• Window pits: large pori that fill almost the entire intersection area
  • Pinoid pits: oval to rounded pori with reduced marginal ridges
  • Piceoid pits: slit-shaped pori that overlap the outline of the courtyard
  • Cupressoid pits: lenticular pori that do not overlap the outline of the courtyard
  • Taxodiode pits: oval to rounded pori that do not overlap the outline of the courtyard.

Simple pits

Simple pits and intercellular areas between two ray parenchyma cells ( Picea abies )

Parenchyma cells are connected to one another through simple pits . The pit cavity is designed as a channel in these pits. By Tüpfelmembran pass therethrough as plasmodesmata called cytoplasmic strands that serve the mass transfer. The places where pits will later appear can be seen as thin places in the primary wall. They are densely traversed by plasmodesmata and are called the primary spot.

One-sided dot

Unilateral pits or blind pits have no complementary pits in the neighboring cell. They lead to intercellular spaces or end at the middle class. They are probably incompletely formed pits with no further function.


The first illustrations of pits can be found in Marcello Malpighi 1675 and Antoni van Leeuwenhoek 1722. For a long time they were viewed as warts or holes in the wall and referred to as pores. Ludolph Christian Treviranus spoke of stippled or punctured vessels. Hugo von Mohl recognized in 1828 that these are not pores, but thin spots, pits.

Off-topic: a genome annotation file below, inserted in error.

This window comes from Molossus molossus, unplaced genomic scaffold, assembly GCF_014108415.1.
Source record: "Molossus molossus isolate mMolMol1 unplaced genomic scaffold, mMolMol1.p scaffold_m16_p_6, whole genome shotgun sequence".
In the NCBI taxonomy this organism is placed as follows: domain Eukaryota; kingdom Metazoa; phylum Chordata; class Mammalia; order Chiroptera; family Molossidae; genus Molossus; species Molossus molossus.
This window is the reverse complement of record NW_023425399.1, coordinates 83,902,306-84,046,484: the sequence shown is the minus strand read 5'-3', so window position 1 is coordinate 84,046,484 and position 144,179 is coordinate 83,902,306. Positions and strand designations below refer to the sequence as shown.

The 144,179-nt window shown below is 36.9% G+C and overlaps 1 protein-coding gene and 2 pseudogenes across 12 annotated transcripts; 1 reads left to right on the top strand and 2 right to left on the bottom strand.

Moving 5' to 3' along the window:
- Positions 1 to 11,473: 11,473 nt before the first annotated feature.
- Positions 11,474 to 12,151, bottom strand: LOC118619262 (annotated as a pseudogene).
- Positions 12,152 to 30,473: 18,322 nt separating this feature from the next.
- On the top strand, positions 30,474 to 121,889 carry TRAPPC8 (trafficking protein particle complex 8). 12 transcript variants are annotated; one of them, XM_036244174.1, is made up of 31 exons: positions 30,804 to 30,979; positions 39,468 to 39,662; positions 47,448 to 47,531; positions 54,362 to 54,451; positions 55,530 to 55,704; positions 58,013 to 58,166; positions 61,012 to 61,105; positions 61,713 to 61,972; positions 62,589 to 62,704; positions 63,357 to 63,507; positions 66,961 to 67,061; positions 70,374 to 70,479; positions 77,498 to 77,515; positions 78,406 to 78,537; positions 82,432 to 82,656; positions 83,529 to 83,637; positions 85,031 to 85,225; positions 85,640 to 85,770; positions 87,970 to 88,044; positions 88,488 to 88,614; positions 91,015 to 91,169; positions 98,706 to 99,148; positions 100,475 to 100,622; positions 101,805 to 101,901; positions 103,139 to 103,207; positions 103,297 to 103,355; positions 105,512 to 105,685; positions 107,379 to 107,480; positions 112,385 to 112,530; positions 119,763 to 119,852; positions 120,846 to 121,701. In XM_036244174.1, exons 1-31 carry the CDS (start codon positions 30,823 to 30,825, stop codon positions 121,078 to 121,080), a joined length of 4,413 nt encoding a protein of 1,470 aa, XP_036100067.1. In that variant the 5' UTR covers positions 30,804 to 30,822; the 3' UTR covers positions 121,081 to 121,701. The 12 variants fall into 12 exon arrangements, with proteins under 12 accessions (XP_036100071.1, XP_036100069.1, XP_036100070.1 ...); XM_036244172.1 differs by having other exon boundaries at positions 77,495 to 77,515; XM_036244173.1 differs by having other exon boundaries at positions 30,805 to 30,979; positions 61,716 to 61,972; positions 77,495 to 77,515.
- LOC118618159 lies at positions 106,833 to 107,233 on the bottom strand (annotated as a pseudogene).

• Keywords pits , closing skin , courtyard pits. In: Gerhard Wagenitz : Dictionary of Botany. The terms in their historical context. 2nd, expanded edition. Spectrum Academic Publishing House, Heidelberg / Berlin 2003, ISBN 3-8274-1398-2 .
  • Katherine Esau : Anatomy of Seed Plants . John Wiley & Son, New York 1964, OCLC 636240290 , pp. 34, 78-83.
  • W. Braune, A. Leman, H. Taubert: Plant anatomical practical course I. For an introduction to the anatomy of the vegetation organs of the seed plants. 6th edition. Gustav Fischer, Jena 1991, ISBN 3-334-60352-0 , p. 132.
  • Till Hallas: pitting in the hardwood . Documentary work, TU Dresden, 2011.

Web links

Commons : Wood Anatomy  - collection of images, videos and audio files


  1. ^ A b Andreas Bresinsky , Christian Körner , Joachim W. Kadereit , Gunther Neuhaus , Uwe Sonnewald : Strasburger - Textbook of Botany . Founded by E. Strasburger . 36th edition. Spectrum Akademischer Verlag, Heidelberg 2008, ISBN 978-3-8274-1455-7 .
  2. a b c d Dietger Grosser : The woods of Central Europe - A microphotographic wood atlas. Springer Verlag, 1977, ISBN 3-540-08096-1 .
  3. M. Rosenthal, E. Bäucker, CT Bues: Wood structure and impregnability. About the influence of the microstructure of wood on the penetration behavior of liquids. 2011.
  4. Rudi Wagenführ : wooden atlas. 6., rework. and exp. Edition. Fachbuchverlag Leipzig in Carl Hanser Verlag, Munich, 2007, ISBN 978-3-446-40649-0 .